BANGKOK (Reuters) - Thai election officials struggled on Thursday to shore up a chaotic weekend ballot disrupted by anti-government protesters who blocked polling stations and stopping people voting in nearly a quarter of the country.
They met for two hours but adjourned without making progress, saying "legal issues" had to be clarified and they would meet again on Friday.
Sunday's poll has been challenged by the main opposition Democrat Party, which refused to take part, and the Election Commission is already investigating possible campaigning irregularities in a long-running political conflict that shows no sign of ending.
The election would likely return caretaker Prime Minister Yingluck Shinawatra to power if it is not annulled but, whatever the result, it will not change the dysfunctional status quo after eight years of polarization and turmoil.
Consumer confidence, which reflects views on the economy, job opportunities and future income, hit a 26-month low in January, a university survey released on Thursday showed.
"Our meeting yielded only one conclusion today: that those who were not able to vote on January 26 and February 2 in constituencies where there were problems have not lost their right to vote," commission official Somchai Srisutthiyakorn told reporters.
"Other issues were raised in today's meeting but we have not yet reached a conclusion due to legal issues that need to be clarified."
Voter turnout on Sunday was 47.7 percent, the commission said, with 20.5 million people turning up to vote out of a total of 43 million eligible voters. The data excludes voters in nine provinces where voting could not take place.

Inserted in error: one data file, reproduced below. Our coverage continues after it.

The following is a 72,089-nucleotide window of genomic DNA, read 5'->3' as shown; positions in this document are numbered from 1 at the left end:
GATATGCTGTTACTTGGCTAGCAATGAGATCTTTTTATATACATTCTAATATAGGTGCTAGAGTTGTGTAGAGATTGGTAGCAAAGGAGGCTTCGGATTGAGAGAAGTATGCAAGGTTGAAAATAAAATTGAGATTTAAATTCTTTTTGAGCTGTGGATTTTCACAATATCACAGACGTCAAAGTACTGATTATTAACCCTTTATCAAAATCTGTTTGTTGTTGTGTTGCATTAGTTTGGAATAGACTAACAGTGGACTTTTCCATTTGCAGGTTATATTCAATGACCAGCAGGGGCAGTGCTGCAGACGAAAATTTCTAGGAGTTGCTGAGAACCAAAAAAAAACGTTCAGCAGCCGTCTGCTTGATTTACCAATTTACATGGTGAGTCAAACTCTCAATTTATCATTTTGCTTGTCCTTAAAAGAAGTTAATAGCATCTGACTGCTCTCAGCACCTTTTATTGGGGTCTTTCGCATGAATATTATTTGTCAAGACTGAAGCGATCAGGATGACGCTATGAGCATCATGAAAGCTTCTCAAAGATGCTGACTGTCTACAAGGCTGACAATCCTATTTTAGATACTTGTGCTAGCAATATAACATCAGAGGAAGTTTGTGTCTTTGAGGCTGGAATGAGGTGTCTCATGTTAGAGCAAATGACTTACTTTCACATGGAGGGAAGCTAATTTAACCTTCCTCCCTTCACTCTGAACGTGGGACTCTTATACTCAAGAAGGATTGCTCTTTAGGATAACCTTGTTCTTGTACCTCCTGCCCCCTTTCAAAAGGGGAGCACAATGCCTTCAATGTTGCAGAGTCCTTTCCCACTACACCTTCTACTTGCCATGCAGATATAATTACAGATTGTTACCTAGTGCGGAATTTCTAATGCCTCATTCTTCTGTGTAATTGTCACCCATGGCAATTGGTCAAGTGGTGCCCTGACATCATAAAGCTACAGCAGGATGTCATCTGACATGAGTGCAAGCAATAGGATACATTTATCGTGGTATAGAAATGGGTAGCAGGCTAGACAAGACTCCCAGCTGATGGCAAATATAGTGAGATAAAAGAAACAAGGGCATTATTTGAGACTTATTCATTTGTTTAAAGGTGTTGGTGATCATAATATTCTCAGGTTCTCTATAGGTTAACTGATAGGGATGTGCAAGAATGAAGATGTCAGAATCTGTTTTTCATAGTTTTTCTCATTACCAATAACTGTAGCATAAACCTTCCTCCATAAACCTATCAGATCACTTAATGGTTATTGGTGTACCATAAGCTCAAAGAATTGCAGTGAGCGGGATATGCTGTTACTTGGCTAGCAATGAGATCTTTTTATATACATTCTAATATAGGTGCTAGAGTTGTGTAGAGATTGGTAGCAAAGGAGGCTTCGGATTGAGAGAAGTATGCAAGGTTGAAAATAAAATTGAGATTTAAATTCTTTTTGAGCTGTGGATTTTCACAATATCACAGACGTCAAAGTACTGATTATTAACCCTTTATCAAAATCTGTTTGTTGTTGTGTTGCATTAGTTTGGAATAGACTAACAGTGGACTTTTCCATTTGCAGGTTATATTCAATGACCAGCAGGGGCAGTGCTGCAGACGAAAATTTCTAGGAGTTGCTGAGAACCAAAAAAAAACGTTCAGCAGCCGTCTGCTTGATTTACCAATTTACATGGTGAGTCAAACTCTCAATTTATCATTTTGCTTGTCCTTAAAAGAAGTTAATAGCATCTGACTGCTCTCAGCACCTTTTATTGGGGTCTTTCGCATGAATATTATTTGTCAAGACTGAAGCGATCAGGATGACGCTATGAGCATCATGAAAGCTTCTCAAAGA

Polls were disrupted in 18 percent of constituencies, 69 out of 375, nationwide, affecting 18 out of 77 provinces.
Anti-government protests are still blocking parts of Bangkok in the latest round of an eight-year dispute that broadly pits Bangkok's middle class, southern Thais and the royalist establishment against the mostly poor, rural supporters of Yingluck and her brother, ousted former prime minister Thaksin Shinawatra.
Ten people have been killed in sporadic bursts of violence, although Bangkok has been calm since the vote. The number of protesters on the streets has dwindled, for now, but their three-month campaign has drawn as many as 200,000 on big marches and rallies, more of which are expected.
The protests are having an impact on the economy, the tourism sector in particular with arrivals in Bangkok sharply down.
"People are very concerned about their future," Thanavath Phonvichai, an economics professor at the University of the Thai Chamber of Commerce, told a news conference for the release of the university's latest confidence survey.
"The economy has not reached its bottom yet."
The demonstrators say Yingluck is Thaksin's puppet and the costly giveaways that won his parties every election since 2001 are tantamount to vote-buying using taxpayers' money.
They say Thaksin's new political order is tainted by graft and cronyism and want an appointed "people's council" to replace Yingluck and overhaul a political system hijacked by her brother, who lives in exile to avoid a jail term for graft.
Protest leader Suthep Thaugsuban faces charges of murder related to violence in 2010 when, as deputy prime minister, he sent in troops to crush protests by "red shirt" supporters of Thaksin. More than 90 people were killed.
Suthep was to appear in court on Thursday in that case, but he failed to turn up for a second time. He was given another seven days to appear.
The court initially requested Suthep to appear on December 12 last year but rescheduled the hearing for six weeks later, citing his lack of availability due to his anti-government campaign.
Additional reporting by Boontiwa Wichakul; Writing by Nick Macfie; Editing by Martin Petty and Robert Birsel